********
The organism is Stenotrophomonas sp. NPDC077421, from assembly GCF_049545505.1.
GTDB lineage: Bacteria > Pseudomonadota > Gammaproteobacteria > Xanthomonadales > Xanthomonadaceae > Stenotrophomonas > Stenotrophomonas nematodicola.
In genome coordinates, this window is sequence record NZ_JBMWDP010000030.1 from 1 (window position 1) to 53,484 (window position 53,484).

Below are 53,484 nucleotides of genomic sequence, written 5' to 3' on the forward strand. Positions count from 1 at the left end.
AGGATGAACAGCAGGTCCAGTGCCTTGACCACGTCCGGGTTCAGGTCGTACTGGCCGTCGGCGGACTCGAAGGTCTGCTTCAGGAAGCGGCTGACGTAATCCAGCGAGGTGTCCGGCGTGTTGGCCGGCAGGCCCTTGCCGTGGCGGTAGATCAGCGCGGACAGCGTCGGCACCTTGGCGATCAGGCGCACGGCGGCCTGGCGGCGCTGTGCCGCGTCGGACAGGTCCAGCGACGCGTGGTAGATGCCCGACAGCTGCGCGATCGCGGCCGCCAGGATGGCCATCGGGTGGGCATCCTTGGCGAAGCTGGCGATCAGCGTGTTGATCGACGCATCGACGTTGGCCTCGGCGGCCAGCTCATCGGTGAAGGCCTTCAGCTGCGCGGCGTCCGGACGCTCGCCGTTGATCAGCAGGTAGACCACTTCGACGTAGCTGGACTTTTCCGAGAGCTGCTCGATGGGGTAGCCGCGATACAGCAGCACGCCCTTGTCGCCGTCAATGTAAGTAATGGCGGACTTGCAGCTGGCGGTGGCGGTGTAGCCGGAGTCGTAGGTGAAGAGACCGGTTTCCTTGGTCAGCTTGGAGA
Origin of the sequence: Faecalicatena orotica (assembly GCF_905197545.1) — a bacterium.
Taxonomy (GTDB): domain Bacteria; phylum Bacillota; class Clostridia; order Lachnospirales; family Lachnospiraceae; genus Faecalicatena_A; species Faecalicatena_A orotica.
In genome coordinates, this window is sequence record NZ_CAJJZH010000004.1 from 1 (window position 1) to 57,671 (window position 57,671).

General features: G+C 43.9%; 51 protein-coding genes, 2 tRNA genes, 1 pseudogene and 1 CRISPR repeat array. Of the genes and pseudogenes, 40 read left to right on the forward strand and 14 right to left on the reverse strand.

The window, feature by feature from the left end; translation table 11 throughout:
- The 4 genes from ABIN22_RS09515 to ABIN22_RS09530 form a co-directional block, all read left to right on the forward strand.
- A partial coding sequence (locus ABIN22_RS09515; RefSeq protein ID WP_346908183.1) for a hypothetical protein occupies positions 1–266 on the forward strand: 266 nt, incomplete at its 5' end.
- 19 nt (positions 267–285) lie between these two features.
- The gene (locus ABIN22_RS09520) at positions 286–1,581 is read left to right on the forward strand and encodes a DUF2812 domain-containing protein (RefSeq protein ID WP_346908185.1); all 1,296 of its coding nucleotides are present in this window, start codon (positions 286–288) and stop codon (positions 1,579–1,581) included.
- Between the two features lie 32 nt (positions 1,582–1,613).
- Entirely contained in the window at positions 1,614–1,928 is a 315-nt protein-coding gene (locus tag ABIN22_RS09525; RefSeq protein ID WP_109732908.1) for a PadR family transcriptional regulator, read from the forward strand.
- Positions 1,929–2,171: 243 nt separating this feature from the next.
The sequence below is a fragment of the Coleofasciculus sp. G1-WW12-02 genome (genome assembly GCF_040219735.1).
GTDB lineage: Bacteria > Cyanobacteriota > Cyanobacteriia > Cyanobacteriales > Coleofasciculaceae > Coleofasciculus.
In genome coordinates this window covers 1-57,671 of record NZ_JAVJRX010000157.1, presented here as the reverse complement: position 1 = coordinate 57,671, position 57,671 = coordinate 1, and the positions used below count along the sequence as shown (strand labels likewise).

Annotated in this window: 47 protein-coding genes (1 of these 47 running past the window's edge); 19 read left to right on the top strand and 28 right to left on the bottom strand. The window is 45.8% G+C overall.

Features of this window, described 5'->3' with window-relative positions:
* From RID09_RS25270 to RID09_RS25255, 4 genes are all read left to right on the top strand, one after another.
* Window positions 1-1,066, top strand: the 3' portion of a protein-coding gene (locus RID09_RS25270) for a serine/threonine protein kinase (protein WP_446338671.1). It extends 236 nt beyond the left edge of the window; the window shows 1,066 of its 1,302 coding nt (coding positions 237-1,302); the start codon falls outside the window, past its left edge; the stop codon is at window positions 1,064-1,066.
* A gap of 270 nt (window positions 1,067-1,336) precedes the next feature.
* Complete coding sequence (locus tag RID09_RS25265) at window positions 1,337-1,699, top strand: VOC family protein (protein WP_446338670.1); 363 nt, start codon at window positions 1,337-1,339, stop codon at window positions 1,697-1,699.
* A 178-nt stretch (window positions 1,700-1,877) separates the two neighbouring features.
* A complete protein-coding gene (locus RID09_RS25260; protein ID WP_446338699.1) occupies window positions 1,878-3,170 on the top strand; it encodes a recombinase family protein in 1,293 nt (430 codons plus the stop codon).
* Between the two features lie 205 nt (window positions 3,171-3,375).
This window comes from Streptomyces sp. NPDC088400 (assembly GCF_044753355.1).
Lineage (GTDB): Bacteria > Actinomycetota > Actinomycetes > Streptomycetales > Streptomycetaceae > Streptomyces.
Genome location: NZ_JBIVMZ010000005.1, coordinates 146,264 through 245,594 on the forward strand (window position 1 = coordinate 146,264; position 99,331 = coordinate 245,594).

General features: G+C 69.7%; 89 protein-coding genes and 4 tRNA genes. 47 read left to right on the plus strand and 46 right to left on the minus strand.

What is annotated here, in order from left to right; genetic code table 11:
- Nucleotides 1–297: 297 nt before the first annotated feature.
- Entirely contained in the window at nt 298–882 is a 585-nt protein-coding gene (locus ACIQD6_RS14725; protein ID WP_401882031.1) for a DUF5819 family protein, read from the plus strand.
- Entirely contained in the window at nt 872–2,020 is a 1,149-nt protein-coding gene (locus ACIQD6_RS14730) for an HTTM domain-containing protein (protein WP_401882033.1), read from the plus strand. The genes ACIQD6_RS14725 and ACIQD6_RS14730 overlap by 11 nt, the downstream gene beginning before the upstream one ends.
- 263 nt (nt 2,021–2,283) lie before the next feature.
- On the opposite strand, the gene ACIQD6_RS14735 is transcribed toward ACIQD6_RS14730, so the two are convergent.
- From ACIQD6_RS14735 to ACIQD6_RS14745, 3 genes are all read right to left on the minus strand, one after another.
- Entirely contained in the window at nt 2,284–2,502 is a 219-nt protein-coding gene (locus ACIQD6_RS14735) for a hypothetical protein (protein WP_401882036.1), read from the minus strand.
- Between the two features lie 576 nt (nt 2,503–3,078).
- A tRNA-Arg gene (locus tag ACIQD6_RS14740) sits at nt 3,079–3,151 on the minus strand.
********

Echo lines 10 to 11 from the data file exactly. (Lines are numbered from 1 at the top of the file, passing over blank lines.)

The window, feature by feature from the left end; translation table 11 throughout:
- The 4 genes from ABIN22_RS09515 to ABIN22_RS09530 form a co-directional block, all read left to right on the forward strand.